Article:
Maryland to expand coronavirus testing to those without symptoms

A Maryland National Guardsman directs traffic coming in the the coronavirus testing at the Glen Burnie VEIP station.

More Marylanders will be able to get tested for the coronavirus under new guidance announced Tuesday by Gov. Larry Hogan.

The governor’s order allows people without symptoms but who may have been exposed to the virus to be tested without a doctor’s order at select state testing sites. It also calls on doctors to seek tests for such patients.


The state also is opening two more testing sites in hard-hit Prince George’s County and allowing pharmacists to administer the tests.

Hogan said more than 200,000 tests have been administered in the state, representing 3.5% of the population, allowing testing to expand to people who may have been exposed to the virus but don’t have any symptoms.


“This will help doctors diagnose and treat new cases more quickly, and it will further increase the safety of our citizens,” the Republican governor said in a statement Tuesday.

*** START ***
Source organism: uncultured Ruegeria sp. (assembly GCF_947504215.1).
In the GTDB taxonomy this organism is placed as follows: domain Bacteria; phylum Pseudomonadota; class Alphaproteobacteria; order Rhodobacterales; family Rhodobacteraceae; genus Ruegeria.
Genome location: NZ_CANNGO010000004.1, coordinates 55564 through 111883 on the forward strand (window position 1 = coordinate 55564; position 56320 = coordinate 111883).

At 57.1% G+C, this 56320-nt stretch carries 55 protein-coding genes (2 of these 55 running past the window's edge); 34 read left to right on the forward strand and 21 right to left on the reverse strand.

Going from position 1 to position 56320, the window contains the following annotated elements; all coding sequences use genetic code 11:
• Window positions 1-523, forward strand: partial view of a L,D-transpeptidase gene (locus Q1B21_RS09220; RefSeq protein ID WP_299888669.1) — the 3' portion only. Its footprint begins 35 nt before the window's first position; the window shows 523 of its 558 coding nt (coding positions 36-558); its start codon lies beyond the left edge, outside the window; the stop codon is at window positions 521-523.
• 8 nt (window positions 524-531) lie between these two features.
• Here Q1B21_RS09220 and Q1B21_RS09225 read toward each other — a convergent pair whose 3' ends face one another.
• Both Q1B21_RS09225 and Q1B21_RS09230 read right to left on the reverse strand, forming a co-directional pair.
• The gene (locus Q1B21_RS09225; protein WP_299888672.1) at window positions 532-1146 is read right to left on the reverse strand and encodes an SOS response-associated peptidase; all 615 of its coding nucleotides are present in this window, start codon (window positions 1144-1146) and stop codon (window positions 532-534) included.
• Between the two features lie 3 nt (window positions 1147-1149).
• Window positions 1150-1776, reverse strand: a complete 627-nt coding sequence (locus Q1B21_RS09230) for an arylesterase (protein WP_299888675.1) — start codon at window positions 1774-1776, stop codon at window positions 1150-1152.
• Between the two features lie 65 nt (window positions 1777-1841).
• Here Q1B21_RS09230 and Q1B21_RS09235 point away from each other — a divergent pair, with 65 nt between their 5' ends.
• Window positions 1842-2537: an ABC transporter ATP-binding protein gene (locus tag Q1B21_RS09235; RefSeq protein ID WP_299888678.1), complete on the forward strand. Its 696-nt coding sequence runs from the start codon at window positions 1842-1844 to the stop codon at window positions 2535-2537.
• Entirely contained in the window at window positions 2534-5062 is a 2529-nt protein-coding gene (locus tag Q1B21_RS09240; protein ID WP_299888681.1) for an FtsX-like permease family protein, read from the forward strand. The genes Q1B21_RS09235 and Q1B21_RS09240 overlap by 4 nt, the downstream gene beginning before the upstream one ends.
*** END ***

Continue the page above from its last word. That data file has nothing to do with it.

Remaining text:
Public health experts have said that having widespread testing available is a crucial component to mitigating the spread of the coronavirus as restrictions on activities and gatherings are eased.

Identifying people who have the virus and isolating them, and tracing their contacts and testing and isolating them, can limit how many people get infected, experts say.

Through Tuesday, more than 41,000 Marylanders have tested positive for the coronavirus. Dozens of people are dying each day, with 1,963 confirmed coronavirus deaths so far and 118 deaths suspected to be due to the virus.

Until now, tests primarily have been given to those who show symptoms of COVID-19, the illness caused by the coronavirus, such as fever, coughing, shortness of breath, chills or a sudden loss of taste or smell. An effort has started to test all nursing home residents and staff as well as poultry plant workers to prevent further outbreaks in those settings.

Experts believe people infected with the coronavirus, but who are not feeling sick or having symptoms, can unwittingly pass the virus on to others.

“We want to expand our testing capacity to be able to test anyone who is symptomatic or anyone who’s deemed appropriate for testing. That includes asymptomatic folks who maybe have had exposures or who work on the front lines," said Dr. Letitia Dzirasa, Baltimore’s health commissioner.